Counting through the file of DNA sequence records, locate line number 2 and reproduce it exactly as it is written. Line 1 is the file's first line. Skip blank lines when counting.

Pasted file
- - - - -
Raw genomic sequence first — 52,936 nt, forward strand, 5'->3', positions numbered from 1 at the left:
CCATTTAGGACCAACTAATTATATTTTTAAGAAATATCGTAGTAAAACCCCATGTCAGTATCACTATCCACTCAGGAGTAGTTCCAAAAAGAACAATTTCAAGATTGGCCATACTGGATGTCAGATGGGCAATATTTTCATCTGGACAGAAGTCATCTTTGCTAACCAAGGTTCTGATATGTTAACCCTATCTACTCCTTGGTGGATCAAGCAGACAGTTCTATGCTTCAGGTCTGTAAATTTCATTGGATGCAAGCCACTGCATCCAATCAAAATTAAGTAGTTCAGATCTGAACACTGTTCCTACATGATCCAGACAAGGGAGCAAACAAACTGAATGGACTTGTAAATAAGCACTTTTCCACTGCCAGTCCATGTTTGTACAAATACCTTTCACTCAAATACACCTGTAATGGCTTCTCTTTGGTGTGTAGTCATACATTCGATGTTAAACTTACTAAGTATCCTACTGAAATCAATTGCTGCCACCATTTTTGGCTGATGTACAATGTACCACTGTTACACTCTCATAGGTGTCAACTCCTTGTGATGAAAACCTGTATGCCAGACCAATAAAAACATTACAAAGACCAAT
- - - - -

CCATTTAGGACCAACTAATTATATTTTTAAGAAATATCGTAGTAAAACCCCATGTCAGTATCACTATCCACTCAGGAGTAGTTCCAAAAAGAACAATTTCAAGATTGGCCATACTGGATGTCAGATGGGCAATATTTTCATCTGGACAGAAGTCATCTTTGCTAACCAAGGTTCTGATATGTTAACCCTATCTACTCCTTGGTGGATCAAGCAGACAGTTCTATGCTTCAGGTCTGTAAATTTCATTGGATGCAAGCCACTGCATCCAATCAAAATTAAGTAGTTCAGATCTGAACACTGTTCCTACATGATCCAGACAAGGGAGCAAACAAACTGAATGGACTTGTAAATAAGCACTTTTCCACTGCCAGTCCATGTTTGTACAAATACCTTTCACTCAAATACACCTGTAATGGCTTCTCTTTGGTGTGTAGTCATACATTCGATGTTAAACTTACTAAGTATCCTACTGAAATCAATTGCTGCCACCATTTTTGGCTGATGTACAATGTACCACTGTTACACTCTCATAGGTGTCAACTCCTTGTGATGAAAACCTGTATGCCAGACCAATAAAAACATTACAAAGACCAAT